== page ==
Drawing from a lecture from Foucault, Fuller summarizes that Foucault believed that discursive practice contains a will to knowledge that operates through it, girding and driving the discursive formation; discursive formations must have a goal, they are interested in a specific way, antagonistic, and Fuller aligns this with Haraway's notion of a "situated knowledge" (which seems like an aggressive interpretation of Haraway--or do i overdetermine the negativity of antagonism?): "they operated as a mode of articulation of the will to power" (62). Thus, is discursive textual formations can have a will to power, then viz a viz Kittler, so to must the discursive media formations bear a will.

"Will" here is not be synonymous with intent or cause. Will is the force beneath the cosmos, power a condition of life: "The sun pours an overabundance of energy onto the planet, dragging plants up from the ground by the sheer force of the interaction of their cells and system with heat and resources [...] Nothing is rendered innocent by its previous state. If such power cannot be accommodated, turned into fuel, into mutational drive, it is dislocated, moves on, finds another vector. This is the cataclysm of power, the superabundance of energy that courses through all matter to render it 'live' and that also ensures its destruction" (63).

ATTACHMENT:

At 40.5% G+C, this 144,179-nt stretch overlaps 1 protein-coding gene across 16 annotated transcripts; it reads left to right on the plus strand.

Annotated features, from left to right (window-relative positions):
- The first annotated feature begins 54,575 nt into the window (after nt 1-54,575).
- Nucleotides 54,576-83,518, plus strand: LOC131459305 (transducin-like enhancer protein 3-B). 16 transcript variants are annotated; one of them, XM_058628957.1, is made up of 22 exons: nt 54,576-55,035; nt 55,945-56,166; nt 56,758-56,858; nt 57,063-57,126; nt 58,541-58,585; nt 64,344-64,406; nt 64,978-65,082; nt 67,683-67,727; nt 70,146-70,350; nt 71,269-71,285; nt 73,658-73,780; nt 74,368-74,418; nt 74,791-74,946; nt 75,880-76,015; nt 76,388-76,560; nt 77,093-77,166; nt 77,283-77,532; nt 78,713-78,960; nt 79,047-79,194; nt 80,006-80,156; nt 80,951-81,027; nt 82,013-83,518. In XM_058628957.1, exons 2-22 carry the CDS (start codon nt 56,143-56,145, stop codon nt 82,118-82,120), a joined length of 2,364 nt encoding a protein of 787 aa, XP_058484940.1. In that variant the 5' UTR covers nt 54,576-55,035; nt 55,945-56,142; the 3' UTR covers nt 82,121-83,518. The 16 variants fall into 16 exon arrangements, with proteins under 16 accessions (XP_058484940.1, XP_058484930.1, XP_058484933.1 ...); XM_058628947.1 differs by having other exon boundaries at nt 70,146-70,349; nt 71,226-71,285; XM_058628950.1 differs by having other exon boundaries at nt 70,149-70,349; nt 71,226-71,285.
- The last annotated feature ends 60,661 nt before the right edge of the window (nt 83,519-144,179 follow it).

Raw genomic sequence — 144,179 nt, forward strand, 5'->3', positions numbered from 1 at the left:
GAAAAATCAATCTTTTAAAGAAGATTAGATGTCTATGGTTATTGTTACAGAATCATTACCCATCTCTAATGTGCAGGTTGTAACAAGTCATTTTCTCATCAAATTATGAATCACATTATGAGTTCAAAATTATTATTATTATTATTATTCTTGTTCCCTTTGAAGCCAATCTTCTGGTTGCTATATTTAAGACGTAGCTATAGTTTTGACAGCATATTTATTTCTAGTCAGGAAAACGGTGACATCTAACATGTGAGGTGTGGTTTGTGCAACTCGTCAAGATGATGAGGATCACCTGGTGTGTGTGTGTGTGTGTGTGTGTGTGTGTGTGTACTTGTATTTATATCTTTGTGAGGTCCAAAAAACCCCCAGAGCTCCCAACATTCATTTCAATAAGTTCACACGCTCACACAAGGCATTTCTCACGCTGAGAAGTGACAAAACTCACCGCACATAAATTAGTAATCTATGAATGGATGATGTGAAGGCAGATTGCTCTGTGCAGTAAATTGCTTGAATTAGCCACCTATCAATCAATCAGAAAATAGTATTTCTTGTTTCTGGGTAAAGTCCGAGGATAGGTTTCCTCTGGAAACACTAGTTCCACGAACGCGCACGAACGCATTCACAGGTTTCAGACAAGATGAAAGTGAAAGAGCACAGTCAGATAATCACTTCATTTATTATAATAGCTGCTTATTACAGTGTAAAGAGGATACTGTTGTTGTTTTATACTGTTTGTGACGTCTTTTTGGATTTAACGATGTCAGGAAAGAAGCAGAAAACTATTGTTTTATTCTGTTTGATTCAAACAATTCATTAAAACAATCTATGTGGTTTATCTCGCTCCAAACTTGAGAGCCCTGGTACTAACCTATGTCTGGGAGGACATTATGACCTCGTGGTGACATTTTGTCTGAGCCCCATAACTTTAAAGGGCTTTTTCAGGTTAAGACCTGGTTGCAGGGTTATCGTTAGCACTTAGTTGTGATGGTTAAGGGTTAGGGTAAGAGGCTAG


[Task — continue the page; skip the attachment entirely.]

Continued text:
Fuller finds a link between Nietzsche and Flusser, in that "various programs, compositional terms, and drives interweave to produce the apparatus" (64). Thus, when we name the camera, we are relying on an "abbreviative formula", an invention not unlike the invention of the subject, which "makes a kind of perspective in seeing the cause of seeing" (qtd in Fuller 64). As Neitzsche writes, "The entire apparatus of knowledge is an apparatus for abstraction and simplification--directed not at knowledge but at taking possession of things" (64). It is a power of naming and judging, but it also permits exchange and transfer with that which it judges and names. But this power of abstract, of knowledge, also means we may lose access to a sensuousness of living; knowledge eclipses the body, and demands it be recast in a more perfect form.